Global Outcry After Australia Moves to Ban Entry of Whistleblower Chelsea Manning
Human rights groups and free speech defenders around the world are speaking out on Thursday after the Australian government moved aggressively to block Chelsea Manning—the U.S. Army whistleblower who was imprisoned by her own government after leaking hundreds of thousands of military and diplomatic documents, including evidence of war crimes—from entering the country as part of a global speaking tour.
“By refusing her entry, the Australian government would send a chilling message that freedom of speech is not valued by our government.”
—Claire Mallinson, Amnesty InternationalThe company organizing Manning’s tour, Think Inc., according to NBC News,
Hugh de Kretser, the executive director of the Human Rights Law Centre, told Guardian Australia: “As a democracy, we should be encouraging not banning public contributions from people like Chelsea Manning.”
He added that Manning is “generating vital debate around issues like secret mass surveillance of citizens by governments. The visa should be granted.”
The Australian Privacy Foundation, which advocates for privacy rights and free speech, tweeted:
In its statement, Amnesty International accused the newly-formed right-wing government of trying to silence Manning. “By refusing her entry, the Australian government would send a chilling message that freedom of speech is not valued by our government,” Claire Mallinson, Amnesty International’s national director in Australia, said in a statement.
According to the Guardian:
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But her defenders say it is proposterous to consider Manning a “risk” to Australia’s security.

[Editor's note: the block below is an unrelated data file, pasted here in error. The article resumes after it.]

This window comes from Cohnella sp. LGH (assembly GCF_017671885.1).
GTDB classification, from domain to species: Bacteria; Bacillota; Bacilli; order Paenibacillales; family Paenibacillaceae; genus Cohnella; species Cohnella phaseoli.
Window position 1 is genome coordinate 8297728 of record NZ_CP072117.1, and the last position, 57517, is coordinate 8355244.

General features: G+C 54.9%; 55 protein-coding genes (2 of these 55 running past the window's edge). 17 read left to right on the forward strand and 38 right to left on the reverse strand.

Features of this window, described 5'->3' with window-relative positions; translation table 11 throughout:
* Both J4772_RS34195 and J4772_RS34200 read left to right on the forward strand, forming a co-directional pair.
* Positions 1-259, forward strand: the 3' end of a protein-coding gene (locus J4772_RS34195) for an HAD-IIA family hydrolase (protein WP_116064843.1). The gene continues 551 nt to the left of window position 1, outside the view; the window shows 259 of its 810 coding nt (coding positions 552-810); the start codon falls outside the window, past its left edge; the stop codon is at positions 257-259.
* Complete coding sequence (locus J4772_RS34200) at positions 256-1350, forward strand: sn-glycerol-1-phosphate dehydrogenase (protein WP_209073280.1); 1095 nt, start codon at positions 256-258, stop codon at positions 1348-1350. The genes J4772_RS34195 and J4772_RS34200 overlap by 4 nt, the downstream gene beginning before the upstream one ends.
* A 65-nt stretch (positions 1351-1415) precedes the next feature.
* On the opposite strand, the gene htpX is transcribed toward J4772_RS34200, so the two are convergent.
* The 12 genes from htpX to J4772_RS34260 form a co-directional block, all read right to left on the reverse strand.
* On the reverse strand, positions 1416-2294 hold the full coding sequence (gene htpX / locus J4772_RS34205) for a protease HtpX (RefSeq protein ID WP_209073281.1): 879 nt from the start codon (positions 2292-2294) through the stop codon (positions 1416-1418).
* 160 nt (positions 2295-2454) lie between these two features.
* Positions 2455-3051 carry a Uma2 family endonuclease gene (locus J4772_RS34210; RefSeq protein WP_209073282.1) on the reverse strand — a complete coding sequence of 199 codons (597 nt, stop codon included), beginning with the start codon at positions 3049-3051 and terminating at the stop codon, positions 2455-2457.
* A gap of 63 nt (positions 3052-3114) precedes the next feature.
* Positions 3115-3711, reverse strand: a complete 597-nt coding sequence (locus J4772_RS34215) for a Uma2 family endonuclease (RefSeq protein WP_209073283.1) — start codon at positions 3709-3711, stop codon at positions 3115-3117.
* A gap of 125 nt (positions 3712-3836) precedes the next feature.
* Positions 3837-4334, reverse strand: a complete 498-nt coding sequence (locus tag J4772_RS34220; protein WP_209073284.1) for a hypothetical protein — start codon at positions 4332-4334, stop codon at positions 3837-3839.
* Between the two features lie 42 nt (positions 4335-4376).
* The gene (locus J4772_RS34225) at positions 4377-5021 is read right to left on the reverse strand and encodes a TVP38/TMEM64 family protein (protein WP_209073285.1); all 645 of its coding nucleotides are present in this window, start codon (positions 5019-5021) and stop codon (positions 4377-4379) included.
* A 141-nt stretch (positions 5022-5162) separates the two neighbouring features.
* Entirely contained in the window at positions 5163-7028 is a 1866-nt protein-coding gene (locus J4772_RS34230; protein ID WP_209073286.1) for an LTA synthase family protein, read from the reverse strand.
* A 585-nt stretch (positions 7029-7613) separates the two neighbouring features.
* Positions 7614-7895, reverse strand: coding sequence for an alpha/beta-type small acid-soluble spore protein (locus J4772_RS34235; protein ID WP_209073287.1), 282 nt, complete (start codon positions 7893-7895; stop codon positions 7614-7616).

Australian attorney Greg Barns, who has represented Wikileaks founder Julian Assange, said in his statement that people with criminal records have been allowed into Australia in the past and that “no one would seriously suggest” Manning was a risk.
Tim Singleton Norton, chair of the Australia-based Digital Rights Watch, called the move “nothing more than a political stunt designed to appease the current US administration, and an unnecessary imposition on the movements of a world-renowned civil rights activist.”
Calling the ban “a gross overreach of the powers afforded to the Minister for Immigration,” Norton said that “Ms. Manning does not pose a threat to the Australian public, and to block her from entering the country is to take away Australians’ right to hear her story.”
The Australian government, Norton added, frequently talks “about freedom of speech, but this rarely seems to be extended to defend those who profess opinions that are not aligned with their own.”
With supporters using the #LetChelseaSpeak hashtag to promote the story, Amnesty International launch this petition as a way to pressure the Australian government.